At Dallis Bros. Coffee, a 100-year-old coffee roaster in Ozone Park, the goal is to treat coffee the same as other artisanal beverages: with a meticulous eye to every flavorful and aromatic detail.
“We want [the consumer] to think about coffee like a fine wine,” said Dallis Bros. Vice President of Sales and Marketing John Moore, explaining the steps the company takes to make each cup a unique experience, created through specialized attention at every step between farm and mug.
And, indeed, a lot goes into producing the perfect cup of joe at Dallis Bros.
Beans are carefully selected from coffee farms across the world, including Dallis’ own farm in Brazil, shipped to the Dallis Bros. facility, at 100-32 Atlantic Ave., for roasting, and then packaged on site.
The roaster produces a few different brands. The Gramercy Park label is for the customers that are focused on consistency, accessibility and perhaps a bit of nostalgia.“They want to know that their coffee tastes like it did when their grandfather ordered it,” Moore said.
The other flagship brand, under the Dallis Bros. name, is where the artisanal flare comes in and the roasting process is more exacting. Beans are seasonal and roasted to order, with the intention that different beans will create a coffee with a different character, and the roasting is modified to bring out the best in each bean.
Dallis Bros. roastmaster, Anne Cooper, says she monitors every roasting process carefully through a computer graph that allows her to recreate batches or avoid roasting beans in a way that before produced coffee with a lower-quality flavor.
“If we have too much heat, it can scorch it, burn it,” she said.
But then if there is not enough heat, the bean can suffer as well.
“It’s up to us to find that balance,” she said.
Dallis Bros. is also a showcase and testing ground of sorts for new machinery. The facility owns a number of cutting-edge coffee brewing machines, including a new coffee maker in the reaserch and development phase called a “steampunk.” The machine produces coffee through a siphon brewing method, and Dallis Bros. is just one of five facilities that owns the machine.
In addition, the building has a repair shop where coffee shops can send their brewing machines to be fixed. Moore said the shop gives the roaster a window into how people are making coffee and allows them to adjust the way they produce beans accordingly, which he said is important because coffee is ultimately prepared by a barista or the consumer.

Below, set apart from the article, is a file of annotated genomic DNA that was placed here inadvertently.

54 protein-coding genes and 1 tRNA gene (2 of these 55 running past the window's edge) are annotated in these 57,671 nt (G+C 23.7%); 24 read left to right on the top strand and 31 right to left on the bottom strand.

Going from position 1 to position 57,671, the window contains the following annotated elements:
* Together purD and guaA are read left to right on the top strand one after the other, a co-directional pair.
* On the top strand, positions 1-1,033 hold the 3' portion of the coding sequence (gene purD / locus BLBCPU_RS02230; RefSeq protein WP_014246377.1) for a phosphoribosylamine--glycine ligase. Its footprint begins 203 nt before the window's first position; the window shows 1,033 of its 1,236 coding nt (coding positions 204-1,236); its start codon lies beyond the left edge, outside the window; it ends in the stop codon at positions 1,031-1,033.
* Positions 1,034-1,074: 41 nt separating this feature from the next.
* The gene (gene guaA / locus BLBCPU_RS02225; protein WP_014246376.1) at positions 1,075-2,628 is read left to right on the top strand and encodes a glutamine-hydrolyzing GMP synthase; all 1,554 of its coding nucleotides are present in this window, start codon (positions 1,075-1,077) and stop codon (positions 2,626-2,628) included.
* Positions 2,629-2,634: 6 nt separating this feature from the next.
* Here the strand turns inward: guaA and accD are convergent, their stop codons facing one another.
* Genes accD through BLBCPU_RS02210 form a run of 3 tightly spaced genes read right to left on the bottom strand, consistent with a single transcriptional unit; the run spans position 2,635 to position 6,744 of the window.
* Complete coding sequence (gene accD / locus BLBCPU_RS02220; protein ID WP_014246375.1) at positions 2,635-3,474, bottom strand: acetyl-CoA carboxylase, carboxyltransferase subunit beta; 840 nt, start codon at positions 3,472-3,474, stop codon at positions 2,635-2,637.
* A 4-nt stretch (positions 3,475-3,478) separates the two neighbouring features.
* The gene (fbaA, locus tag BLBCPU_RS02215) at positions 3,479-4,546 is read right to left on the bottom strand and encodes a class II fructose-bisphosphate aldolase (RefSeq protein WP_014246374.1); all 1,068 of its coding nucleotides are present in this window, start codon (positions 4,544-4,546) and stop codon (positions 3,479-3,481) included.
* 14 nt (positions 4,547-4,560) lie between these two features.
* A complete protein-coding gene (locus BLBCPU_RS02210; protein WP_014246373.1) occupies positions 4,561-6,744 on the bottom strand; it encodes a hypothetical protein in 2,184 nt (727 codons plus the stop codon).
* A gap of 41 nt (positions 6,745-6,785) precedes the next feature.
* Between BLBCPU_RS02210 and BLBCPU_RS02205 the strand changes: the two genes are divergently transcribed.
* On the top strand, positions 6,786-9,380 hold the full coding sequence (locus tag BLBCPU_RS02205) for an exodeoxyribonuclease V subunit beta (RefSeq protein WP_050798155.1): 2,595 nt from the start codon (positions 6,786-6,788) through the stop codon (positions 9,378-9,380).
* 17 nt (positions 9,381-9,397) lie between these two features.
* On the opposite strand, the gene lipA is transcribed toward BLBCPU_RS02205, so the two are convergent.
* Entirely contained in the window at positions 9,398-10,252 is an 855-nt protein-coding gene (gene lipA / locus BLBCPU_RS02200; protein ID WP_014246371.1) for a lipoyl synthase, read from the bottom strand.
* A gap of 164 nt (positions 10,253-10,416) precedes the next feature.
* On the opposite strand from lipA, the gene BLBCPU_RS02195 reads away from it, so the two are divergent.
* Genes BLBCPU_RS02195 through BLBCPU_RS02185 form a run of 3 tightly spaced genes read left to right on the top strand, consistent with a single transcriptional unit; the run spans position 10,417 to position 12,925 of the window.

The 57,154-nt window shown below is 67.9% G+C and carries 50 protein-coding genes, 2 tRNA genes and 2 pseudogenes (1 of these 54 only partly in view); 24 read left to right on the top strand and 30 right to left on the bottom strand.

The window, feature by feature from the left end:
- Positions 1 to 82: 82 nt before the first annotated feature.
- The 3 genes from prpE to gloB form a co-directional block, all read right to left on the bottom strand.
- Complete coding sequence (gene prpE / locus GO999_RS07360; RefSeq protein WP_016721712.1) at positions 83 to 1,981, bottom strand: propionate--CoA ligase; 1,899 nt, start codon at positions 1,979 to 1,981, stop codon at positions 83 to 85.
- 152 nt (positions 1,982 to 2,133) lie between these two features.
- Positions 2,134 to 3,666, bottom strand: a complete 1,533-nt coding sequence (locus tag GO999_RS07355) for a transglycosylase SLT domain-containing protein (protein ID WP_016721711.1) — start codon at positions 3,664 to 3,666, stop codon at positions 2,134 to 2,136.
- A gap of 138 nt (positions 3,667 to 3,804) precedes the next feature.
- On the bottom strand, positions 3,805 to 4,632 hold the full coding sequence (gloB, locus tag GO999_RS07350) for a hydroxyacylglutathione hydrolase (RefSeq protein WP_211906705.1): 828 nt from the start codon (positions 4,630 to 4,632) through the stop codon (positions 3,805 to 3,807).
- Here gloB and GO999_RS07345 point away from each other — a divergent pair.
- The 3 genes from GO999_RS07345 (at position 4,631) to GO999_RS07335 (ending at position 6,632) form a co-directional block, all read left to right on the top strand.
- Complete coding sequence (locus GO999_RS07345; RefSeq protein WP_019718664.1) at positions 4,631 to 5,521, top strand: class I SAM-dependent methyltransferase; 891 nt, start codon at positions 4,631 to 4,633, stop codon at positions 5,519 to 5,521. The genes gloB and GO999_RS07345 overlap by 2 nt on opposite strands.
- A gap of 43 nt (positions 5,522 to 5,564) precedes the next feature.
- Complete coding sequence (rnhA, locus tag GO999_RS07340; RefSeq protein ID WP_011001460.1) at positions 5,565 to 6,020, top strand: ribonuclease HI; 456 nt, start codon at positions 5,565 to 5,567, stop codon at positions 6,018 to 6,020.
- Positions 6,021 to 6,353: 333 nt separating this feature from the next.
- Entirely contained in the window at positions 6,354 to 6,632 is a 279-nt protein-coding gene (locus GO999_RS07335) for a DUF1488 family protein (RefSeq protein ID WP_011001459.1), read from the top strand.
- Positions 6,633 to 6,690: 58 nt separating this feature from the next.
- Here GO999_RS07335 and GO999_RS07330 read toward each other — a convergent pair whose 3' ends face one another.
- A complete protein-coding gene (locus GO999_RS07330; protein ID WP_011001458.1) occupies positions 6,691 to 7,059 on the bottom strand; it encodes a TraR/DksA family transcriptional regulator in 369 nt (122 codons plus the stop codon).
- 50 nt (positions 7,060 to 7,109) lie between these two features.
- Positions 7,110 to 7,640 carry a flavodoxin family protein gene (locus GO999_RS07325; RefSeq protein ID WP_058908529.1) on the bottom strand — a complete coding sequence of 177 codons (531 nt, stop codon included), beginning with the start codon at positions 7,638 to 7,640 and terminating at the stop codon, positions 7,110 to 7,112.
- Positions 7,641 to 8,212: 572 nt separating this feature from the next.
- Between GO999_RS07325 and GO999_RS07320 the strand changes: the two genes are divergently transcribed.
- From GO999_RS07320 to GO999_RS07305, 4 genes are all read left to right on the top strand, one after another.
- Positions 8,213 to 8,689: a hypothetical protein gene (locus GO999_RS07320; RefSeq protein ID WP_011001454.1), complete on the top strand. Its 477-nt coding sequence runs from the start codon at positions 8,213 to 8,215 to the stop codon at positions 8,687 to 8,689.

“We’re one step removed in ways that the beer and the wine community aren’t, he said.
The attention to quality seems to be paying off. On Friday, the owner of Conti Gourmet Coffee, which is hoping to expand his high-end brand along the East Coast, said he is considering signing Dallis Bros. on as his roaster. He said he could find another roaster that was less expensive, but said he was worried the coffee would suffer.
“I don’t want to sacrifice quality for profit,” Roberto Conti said.
Reach reporter Karen Frantz by e-mail at email@example.com or by phone at 718-260-4538.
©2013 Community News Group
By submitting this comment, you agree to the following terms:
You agree that you, and not TimesLedger.com or its affiliates, are fully responsible for the content that you post. You agree not to post any abusive, obscene, vulgar, slanderous, hateful, threatening or sexually-oriented material or any material that may violate applicable law; doing so may lead to the removal of your post and to your being permanently banned from posting to the site. You grant to TimesLedger.com the royalty-free, irrevocable, perpetual and fully sublicensable license to use, reproduce, modify, adapt, publish, translate, create derivative works from, distribute, perform and display such content in whole or in part world-wide and to incorporate it in other works in any form, media or technology now known or later developed.